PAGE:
The problem is that Japan is ill-prepared for this new world. Fifty years of sacrifice for company and country have psychologically crippled the Japanese public. Faith in their so-called post-war democracy has been undermined by the constancy of political corruption scandals and by revelations that the American CIA helped destroy Japan's only viable political opposition to conservative rule. A great many Japanese are wealthy, but they are lost. Indeed, the recent gas attacks in Tokyo's subway system reflect the most extreme corner of the psychological wasteland that Japan has become; Aum Shinrikyo and other proliferating cults attract the alienated rich, members of the younger generation who find themselves affluent but without purpose. The fact that the yakuza outperformed the Japanese state in providing relief to victims in the Kobe earthquake only heightens the sense of disconnect between a floundering public and a government without mandate. To make matters even more farcical, the public has rejected accomplished bureaucrats in important Tokyo and Osaka elections and has opted instead to give the governors' offices in its two most powerful cities to off-the-wall television comedians.

Today, all of the political parties are melting down. The LDP and former LDPers are split not on policy but are driven solely by survival strategies; party platforms mean nothing and have been manipulated beyond recognition by politicians doing anything to remain in politics. Japan has a Socialist prime minister, presiding over a party that soon may cease to exist. Other parties are forming, dissolving, reorganizing, as they contend with the fact that the Japanese political system has lost its legitimacy with the public. They will flounder for some time, kicking and agonizing through a series of elections, until some kind of social contract is reestablished.

And yet the yen rate is 83 to the dollar. This strong currency belies the diffidence of an insecure and frustrated Japanese people who lack the sense of vision expected of one of the world's strongest economies. Japan is clearly on automatic pilot. Bureaucrats watch over their turf, making no great changes in what they do tomorrow from what they did yesterday. On automatic pilot, the Japanese government and corporate structures can fly for a long time. But the world's expectations--for instance, that Japan will correct its mounting current accounts surplus, or make monumental and needed market opening concessions, or move beyond tokenism in its participation in U.N. peacekeeping activities--require Japan to demonstrate leadership. And this will be undercut by a dysfunctional society struggling to develop a new identity. Perhaps the best use of the strong yen would be to import social psychologists and therapists to help Japan find its way. Until then, America needs to be bearish on Japan's capabilities and should begin worrying less about what Japan should do and more about what America needs to do to protect its own interests in an uncertain world.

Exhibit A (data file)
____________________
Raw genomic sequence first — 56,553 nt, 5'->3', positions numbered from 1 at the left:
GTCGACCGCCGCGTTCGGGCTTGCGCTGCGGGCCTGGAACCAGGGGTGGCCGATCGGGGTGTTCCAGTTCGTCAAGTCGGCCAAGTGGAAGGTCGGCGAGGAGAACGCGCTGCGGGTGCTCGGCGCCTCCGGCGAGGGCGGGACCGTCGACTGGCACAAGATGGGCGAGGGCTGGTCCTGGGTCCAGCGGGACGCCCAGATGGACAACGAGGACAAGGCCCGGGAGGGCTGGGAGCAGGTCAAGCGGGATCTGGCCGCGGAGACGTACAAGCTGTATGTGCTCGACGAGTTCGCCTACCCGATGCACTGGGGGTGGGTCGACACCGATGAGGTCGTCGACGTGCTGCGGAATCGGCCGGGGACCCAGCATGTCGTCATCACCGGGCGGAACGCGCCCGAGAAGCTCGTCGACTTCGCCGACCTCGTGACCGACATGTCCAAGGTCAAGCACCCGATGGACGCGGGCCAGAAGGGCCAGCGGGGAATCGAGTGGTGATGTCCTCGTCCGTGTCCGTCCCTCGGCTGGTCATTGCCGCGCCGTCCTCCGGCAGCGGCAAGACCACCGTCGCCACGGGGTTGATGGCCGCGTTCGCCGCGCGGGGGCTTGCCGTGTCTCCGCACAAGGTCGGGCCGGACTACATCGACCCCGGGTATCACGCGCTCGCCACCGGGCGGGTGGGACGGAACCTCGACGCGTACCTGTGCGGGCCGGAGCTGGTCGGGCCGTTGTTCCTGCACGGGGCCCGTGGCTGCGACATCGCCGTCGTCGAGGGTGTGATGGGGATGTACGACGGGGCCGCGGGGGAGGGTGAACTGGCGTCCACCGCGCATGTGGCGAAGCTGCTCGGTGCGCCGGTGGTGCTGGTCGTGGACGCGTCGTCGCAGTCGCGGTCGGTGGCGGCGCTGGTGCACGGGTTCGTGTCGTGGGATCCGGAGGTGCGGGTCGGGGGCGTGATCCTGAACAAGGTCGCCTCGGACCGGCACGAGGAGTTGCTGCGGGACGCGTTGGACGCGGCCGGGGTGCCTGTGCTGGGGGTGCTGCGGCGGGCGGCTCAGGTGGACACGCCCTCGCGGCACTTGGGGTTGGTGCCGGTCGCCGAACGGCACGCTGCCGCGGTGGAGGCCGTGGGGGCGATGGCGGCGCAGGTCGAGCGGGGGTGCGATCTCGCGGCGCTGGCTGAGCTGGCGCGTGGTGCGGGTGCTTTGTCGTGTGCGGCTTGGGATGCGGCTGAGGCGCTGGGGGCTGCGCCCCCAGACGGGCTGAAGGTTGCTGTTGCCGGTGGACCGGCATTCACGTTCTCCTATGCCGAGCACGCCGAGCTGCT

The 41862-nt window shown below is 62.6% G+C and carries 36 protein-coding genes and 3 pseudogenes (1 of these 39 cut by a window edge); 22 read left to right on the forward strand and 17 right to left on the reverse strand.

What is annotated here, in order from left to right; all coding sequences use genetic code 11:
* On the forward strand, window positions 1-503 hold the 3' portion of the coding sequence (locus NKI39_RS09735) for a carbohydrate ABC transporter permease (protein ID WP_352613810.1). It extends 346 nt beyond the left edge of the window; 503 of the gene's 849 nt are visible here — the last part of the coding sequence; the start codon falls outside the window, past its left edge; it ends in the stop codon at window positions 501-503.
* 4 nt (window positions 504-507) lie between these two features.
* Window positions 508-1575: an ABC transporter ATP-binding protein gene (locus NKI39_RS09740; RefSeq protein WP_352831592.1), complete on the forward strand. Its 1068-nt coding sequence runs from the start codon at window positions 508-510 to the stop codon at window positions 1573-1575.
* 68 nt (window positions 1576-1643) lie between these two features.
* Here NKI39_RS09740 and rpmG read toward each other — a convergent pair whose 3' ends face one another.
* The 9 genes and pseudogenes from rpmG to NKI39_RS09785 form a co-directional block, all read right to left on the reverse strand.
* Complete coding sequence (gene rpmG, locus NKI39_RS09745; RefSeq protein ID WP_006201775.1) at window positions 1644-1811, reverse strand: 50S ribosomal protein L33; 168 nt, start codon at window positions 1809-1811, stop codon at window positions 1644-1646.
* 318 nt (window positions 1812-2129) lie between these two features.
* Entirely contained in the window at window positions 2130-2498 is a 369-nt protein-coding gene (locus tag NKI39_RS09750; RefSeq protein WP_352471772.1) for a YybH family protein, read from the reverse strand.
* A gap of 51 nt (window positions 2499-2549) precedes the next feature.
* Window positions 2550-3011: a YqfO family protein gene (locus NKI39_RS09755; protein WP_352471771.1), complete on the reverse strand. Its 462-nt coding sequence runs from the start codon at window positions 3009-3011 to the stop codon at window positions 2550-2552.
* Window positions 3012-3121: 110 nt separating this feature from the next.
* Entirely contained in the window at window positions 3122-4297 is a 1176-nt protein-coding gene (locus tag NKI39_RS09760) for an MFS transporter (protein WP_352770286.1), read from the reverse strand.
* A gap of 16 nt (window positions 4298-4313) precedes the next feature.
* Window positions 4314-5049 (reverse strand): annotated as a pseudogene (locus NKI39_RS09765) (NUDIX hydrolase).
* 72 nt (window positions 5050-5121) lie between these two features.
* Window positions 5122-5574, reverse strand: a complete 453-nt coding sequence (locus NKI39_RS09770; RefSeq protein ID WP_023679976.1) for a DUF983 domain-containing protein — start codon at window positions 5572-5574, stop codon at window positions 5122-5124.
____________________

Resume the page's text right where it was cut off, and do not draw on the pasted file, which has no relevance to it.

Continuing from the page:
STEVEN C. CLEMONS is Director of JPRI and at the time of publication, served as Executive Director of the Nixon Center for Peace and Freedom in Washington, D.C. Currently he works as a senior policy advisor for international affairs and security issues at the office of Senator Jeff Bingaman. This article appeared in the The Daily Yomiuri on April 25, 1995.



Addressing Japan’s Cartels of the Minds
by Ambassador Walter F. Mondale

In a letter dated 25 April 1995, U.S. Ambassador to Japan Walter F. Mondale wrote to JPRI Board Member Ivan Hall expressing serious concern about the poor treatment by Japan's Ministry of Education of long-term foreign lecturers, gaikokujin kyoshi, at Japan's national universities. Intellectual exchange with Japan is largely a one-way street which Hall has already outlined in JPRI Working Paper No. 3, Academic Apartheid in Japan, and JPRI Working Paper No. 9, Academic Apartheid Revisited. This matter is of continuing concern and deserves the attention of those who wish to establish reciprocity in international exchange and challenge Japan's cartels of the mind. Segments of Ambassador Mondale's letter to Ivan Hall follow:

It was a pleasure to meet with you and the delegation of foreign lecturers. I only wish it had been under better circumstances. As I shared with the group, I am concerned about the recent and impending dismissals of long-term foreign lecturers at Japanese national universities. I am particularly sympathetic to the situation of those teachers so close to retirement.

...In addition to the press release which we produced immediately following our meeting, we sent a letter to the Director of the Ministry of Education's Higher Education Bureau asking for clarification of Japanese government policy regarding the employment of foreign lecturers. We have also been in touch with the British Council, the German Embassy and the German Academic Exchange Service regarding this issue. As you know, I have spoken publicly about the subject as well, including in a presentation I gave at the Asahi Shimbun last Tuesday.

I am a strong proponent of the value and importance of academic exchange of faculty and students in maintaining a strong and sound relationship. Therefore I was very disappointed to hear that a number of these foreign lecturers will not be replaced. It is in both of our best interests to encourage and welcome foreign faculty and students to our campuses.

I remain interested and concerned.

Walter F. Mondale